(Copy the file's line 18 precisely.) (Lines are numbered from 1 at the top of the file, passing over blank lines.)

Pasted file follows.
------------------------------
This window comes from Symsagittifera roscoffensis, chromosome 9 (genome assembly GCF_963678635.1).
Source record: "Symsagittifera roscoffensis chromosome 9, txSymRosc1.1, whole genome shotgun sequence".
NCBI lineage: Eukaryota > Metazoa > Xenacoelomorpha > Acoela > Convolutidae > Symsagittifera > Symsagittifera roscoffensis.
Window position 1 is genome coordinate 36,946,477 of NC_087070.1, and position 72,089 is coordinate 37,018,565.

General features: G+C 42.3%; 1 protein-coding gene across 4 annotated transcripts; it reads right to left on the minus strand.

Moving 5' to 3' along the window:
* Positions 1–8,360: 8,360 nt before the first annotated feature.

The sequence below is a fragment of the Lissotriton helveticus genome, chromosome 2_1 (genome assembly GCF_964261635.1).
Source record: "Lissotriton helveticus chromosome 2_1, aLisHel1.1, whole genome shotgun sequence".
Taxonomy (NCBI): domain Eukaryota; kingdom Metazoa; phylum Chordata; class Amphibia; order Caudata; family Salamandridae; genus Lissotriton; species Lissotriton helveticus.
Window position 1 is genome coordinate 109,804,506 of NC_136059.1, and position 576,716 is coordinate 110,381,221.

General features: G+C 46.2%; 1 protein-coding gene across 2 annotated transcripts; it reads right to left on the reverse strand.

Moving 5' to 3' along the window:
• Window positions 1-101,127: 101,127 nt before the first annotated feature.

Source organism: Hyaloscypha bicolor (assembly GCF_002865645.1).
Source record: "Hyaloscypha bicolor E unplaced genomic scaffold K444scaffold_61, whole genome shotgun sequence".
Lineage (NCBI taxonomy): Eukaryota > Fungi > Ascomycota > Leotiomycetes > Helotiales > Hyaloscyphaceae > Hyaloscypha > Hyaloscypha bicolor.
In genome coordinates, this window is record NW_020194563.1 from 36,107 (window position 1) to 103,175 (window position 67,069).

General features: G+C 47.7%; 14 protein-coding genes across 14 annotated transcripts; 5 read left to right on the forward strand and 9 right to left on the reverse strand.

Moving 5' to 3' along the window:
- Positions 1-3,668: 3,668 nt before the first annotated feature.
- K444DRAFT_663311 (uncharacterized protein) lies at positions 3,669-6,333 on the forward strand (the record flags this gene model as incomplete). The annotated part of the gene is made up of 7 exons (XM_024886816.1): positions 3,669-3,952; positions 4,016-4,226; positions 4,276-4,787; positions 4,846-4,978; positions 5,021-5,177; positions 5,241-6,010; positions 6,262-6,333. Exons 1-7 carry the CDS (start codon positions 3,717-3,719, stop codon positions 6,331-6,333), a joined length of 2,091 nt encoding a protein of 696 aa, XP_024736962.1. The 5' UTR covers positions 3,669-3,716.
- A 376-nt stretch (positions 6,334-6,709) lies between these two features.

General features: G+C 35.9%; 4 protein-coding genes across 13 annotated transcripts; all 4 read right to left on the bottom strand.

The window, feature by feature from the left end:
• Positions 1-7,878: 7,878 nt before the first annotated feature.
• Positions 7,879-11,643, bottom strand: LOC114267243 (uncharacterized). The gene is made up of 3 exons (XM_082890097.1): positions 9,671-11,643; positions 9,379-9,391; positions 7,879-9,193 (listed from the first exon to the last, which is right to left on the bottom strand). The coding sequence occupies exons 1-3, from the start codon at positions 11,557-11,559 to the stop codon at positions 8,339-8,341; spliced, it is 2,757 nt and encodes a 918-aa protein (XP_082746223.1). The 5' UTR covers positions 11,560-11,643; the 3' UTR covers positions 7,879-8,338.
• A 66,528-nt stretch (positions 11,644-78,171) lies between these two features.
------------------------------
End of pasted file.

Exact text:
In genome coordinates, this window is record NW_020194563.1 from 36,107 (window position 1) to 103,175 (window position 67,069).